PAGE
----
Donoghue's bill would boost pensions of some Md. correctional officers

February 06, 2008|By ANDREW SCHOTZ

ANNAPOLIS -- High-ranking state correctional officers would get a pension boost under a bill Del. John P. Donoghue, D-Washington, has proposed again.

Officers currently receive retirement pay equal to 1.82 percent of their average final salary times the number of years they served, according to a fiscal summary attached to the bill.

Donoghue's bill proposes a second tier, in which lieutenants, captains and majors would use a standard of 2.5 percent to determine their retirement benefits.

The rate for all other officers, including sergeants, would dip from 1.82 to 1.8.

The change could cost the state about $2.4 million in fiscal year 2010, with more costs in subsequent years, according to the summary.


Donoghue testified in favor of his bill Tuesday in front of the House Appropriations Committee.

"There has not been significant enhancement in many, many years," he said.

He proposed the same bill last year, but it died in committee.

An official with the American Federation of State, County and Municipal Employees, a union that represents correctional officers, testified that the bill would create a harmful imbalance.

Sue Esty, the assistant director of AFSCME's Council 92, said a fairer system would be raising the retirement standard for all officers, not just some.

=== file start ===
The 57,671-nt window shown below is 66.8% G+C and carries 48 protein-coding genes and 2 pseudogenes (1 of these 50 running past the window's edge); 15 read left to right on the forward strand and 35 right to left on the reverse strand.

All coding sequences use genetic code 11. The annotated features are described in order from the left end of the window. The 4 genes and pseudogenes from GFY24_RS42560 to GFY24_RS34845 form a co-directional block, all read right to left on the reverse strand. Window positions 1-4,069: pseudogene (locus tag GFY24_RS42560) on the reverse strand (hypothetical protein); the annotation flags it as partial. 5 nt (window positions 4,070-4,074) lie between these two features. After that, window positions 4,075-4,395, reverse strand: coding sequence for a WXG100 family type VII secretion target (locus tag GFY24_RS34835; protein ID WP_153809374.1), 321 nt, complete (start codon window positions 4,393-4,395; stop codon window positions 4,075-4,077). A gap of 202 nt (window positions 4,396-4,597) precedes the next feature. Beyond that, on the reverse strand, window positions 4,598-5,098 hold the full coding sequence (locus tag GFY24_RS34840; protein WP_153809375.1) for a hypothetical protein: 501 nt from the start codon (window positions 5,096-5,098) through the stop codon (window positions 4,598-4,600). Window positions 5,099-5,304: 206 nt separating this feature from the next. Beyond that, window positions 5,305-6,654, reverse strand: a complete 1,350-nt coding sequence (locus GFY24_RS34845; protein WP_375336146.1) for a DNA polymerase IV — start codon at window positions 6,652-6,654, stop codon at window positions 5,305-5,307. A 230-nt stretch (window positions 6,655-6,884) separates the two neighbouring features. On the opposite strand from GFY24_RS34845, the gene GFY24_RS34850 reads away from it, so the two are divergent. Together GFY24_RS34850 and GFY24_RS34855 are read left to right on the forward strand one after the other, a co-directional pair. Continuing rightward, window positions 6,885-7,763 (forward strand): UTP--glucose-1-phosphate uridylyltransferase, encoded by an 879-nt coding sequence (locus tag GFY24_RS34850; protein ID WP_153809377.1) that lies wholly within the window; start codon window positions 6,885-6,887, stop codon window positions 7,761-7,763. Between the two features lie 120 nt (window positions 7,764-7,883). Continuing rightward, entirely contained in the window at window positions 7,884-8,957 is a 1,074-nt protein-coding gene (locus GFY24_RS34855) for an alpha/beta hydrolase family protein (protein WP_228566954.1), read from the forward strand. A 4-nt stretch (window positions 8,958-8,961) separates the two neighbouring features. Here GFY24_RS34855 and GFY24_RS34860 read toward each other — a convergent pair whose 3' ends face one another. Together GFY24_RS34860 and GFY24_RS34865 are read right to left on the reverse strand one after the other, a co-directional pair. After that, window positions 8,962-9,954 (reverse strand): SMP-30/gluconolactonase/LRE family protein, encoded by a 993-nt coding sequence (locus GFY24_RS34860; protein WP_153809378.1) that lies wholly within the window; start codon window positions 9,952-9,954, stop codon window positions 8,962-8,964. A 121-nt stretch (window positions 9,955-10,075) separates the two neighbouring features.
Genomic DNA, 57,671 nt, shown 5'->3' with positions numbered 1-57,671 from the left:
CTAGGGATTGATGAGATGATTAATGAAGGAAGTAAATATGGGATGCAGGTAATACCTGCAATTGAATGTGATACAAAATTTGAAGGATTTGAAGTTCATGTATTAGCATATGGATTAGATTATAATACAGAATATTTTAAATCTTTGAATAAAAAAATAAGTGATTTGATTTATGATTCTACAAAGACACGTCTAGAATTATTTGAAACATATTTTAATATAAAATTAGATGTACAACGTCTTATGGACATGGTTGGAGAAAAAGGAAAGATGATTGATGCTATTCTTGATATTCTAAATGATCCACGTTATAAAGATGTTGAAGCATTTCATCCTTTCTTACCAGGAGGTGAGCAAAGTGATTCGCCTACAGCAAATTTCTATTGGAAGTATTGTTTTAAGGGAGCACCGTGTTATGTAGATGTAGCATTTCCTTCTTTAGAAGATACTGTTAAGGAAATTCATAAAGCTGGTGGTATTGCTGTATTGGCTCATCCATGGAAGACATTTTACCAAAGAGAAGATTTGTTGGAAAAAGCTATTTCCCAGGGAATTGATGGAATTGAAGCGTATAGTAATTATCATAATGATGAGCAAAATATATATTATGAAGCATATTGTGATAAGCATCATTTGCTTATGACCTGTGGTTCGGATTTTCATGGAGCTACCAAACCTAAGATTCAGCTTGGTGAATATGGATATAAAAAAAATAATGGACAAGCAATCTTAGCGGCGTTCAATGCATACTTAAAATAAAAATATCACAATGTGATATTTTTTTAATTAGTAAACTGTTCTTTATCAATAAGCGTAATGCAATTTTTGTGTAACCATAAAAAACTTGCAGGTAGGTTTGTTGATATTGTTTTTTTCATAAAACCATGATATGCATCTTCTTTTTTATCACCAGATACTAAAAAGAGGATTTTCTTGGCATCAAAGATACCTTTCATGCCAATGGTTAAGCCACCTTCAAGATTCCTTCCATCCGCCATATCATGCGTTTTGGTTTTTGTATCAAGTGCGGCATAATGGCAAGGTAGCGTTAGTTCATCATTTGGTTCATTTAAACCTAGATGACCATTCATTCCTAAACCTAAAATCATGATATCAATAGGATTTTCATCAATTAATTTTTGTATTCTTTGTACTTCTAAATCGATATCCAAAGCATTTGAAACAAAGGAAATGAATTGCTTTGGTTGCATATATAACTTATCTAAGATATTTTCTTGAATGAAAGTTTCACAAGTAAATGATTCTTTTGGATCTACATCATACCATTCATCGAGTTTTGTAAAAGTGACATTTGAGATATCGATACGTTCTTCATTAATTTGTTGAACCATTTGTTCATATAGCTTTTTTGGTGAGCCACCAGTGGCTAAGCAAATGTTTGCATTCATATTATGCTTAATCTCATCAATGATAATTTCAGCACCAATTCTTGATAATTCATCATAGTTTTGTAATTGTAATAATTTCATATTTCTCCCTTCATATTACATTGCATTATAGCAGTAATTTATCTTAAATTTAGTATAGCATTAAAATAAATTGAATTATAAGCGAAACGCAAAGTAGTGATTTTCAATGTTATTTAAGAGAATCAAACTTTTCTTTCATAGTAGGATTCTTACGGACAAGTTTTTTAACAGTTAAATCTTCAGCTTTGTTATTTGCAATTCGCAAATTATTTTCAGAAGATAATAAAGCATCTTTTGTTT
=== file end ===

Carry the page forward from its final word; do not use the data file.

The two tiers Donoghue proposed "would create a tremendous amount of dissension within the correctional officers' system," she said.

Donoghue said he would work with those who want the bill to do more.

In an interview after the hearing, Esty said AFSCME is working with Del. Adrienne A. Jones, D-Baltimore County, on a bill to raise the calculation standard for all officers to 2.4 percent.

Under Jones' proposed bill, which hasn't been filed yet, employee contributions would increase from 5 percent to 6 percent, Esty said. At retirement, employees would get about 48 percent of their average salary, she said.

"It's still not enough for the work that correctional officers are expected to do," she said.

Esty told the Appropriations Committee that the state is having "almost an impossible time" filling some correctional officer jobs, putting the Division of Correction in "near crisis."

Although a recent salary increase has helped, the killing of two on-duty correctional officers in separate incidents in the last two years has made recruitment tough, she said.

"People are afraid," she said.

As of June 30, 2007, there were 7,355 active members on the Correctional Officers' Retirement System, according to the summary. The average salary was $43,306.

On the Web

Go to

The Herald-Mail Articles